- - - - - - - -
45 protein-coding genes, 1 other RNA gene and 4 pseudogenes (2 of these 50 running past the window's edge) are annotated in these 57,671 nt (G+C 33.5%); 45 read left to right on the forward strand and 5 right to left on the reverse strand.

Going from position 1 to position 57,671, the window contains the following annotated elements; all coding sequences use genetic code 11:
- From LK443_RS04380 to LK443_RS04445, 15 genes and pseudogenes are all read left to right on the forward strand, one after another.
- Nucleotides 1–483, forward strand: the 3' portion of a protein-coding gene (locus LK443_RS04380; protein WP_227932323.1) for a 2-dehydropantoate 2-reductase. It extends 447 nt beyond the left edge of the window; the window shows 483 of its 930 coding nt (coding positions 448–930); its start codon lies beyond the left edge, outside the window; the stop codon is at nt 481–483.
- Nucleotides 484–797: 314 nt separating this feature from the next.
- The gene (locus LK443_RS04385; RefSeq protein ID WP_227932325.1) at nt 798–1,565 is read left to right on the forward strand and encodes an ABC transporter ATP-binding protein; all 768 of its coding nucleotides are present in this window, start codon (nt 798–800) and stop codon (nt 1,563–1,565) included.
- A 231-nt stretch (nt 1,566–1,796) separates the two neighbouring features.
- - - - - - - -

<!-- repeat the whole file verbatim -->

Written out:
45 protein-coding genes, 1 other RNA gene and 4 pseudogenes (2 of these 50 running past the window's edge) are annotated in these 57,671 nt (G+C 33.5%); 45 read left to right on the forward strand and 5 right to left on the reverse strand.

Going from position 1 to position 57,671, the window contains the following annotated elements; all coding sequences use genetic code 11:
- From LK443_RS04380 to LK443_RS04445, 15 genes and pseudogenes are all read left to right on the forward strand, one after another.
- Nucleotides 1–483, forward strand: the 3' portion of a protein-coding gene (locus LK443_RS04380; protein WP_227932323.1) for a 2-dehydropantoate 2-reductase. It extends 447 nt beyond the left edge of the window; the window shows 483 of its 930 coding nt (coding positions 448–930); its start codon lies beyond the left edge, outside the window; the stop codon is at nt 481–483.
- Nucleotides 484–797: 314 nt separating this feature from the next.
- The gene (locus LK443_RS04385; RefSeq protein ID WP_227932325.1) at nt 798–1,565 is read left to right on the forward strand and encodes an ABC transporter ATP-binding protein; all 768 of its coding nucleotides are present in this window, start codon (nt 798–800) and stop codon (nt 1,563–1,565) included.
- A 231-nt stretch (nt 1,566–1,796) separates the two neighbouring features.